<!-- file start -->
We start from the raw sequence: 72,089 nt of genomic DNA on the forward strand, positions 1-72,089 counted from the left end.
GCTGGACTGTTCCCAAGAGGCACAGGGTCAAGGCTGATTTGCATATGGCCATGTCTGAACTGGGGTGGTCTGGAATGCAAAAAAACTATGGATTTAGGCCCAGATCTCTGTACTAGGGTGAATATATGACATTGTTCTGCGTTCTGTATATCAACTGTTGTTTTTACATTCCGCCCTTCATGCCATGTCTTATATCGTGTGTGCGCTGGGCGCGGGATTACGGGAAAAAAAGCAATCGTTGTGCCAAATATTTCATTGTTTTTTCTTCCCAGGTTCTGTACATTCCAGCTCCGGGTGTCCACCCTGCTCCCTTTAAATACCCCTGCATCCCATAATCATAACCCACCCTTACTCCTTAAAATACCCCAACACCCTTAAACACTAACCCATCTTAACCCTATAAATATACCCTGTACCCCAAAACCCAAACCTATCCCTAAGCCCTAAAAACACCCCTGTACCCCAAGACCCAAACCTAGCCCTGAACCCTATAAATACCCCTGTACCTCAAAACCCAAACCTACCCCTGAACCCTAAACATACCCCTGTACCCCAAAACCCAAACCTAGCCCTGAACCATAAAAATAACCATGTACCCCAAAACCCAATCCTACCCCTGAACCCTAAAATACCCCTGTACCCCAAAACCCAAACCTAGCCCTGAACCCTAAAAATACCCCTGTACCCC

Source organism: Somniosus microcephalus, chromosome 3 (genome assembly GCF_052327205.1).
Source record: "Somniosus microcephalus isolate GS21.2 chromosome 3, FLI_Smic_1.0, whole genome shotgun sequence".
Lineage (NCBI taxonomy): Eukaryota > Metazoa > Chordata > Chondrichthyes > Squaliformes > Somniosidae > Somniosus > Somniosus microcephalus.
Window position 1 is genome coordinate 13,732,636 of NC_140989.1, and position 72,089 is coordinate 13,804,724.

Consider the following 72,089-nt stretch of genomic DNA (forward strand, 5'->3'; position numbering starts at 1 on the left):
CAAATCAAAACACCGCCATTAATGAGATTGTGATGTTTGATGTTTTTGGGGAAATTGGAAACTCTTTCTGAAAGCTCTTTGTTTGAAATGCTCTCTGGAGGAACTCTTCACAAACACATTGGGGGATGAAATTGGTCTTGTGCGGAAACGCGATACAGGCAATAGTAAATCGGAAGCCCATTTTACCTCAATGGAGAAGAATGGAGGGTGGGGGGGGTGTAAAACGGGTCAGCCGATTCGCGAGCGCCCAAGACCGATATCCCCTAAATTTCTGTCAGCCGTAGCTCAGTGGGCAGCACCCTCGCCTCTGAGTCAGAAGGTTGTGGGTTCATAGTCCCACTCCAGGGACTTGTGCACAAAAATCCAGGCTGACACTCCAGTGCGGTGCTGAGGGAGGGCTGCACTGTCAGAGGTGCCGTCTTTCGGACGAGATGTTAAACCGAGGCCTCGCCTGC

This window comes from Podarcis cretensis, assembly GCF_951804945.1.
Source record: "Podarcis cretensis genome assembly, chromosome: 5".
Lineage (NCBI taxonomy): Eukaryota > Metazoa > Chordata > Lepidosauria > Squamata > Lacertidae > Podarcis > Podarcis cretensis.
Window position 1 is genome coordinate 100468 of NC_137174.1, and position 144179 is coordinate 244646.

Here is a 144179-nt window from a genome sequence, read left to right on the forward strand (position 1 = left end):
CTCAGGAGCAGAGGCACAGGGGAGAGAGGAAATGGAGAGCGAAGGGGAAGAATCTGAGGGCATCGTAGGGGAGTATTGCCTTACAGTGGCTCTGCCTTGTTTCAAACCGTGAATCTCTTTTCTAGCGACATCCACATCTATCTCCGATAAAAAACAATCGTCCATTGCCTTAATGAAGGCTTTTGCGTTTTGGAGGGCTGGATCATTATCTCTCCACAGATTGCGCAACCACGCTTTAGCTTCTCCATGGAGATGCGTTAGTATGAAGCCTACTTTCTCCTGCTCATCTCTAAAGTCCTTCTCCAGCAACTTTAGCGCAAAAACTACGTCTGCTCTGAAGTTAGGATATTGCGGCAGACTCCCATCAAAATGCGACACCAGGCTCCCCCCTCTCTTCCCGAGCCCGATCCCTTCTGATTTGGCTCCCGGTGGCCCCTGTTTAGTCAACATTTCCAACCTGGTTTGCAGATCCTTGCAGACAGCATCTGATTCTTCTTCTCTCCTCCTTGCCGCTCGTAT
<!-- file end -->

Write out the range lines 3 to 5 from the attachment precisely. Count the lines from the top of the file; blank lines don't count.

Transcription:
Source organism: Somniosus microcephalus, chromosome 3 (genome assembly GCF_052327205.1).
Source record: "Somniosus microcephalus isolate GS21.2 chromosome 3, FLI_Smic_1.0, whole genome shotgun sequence".
Lineage (NCBI taxonomy): Eukaryota > Metazoa > Chordata > Chondrichthyes > Squaliformes > Somniosidae > Somniosus > Somniosus microcephalus.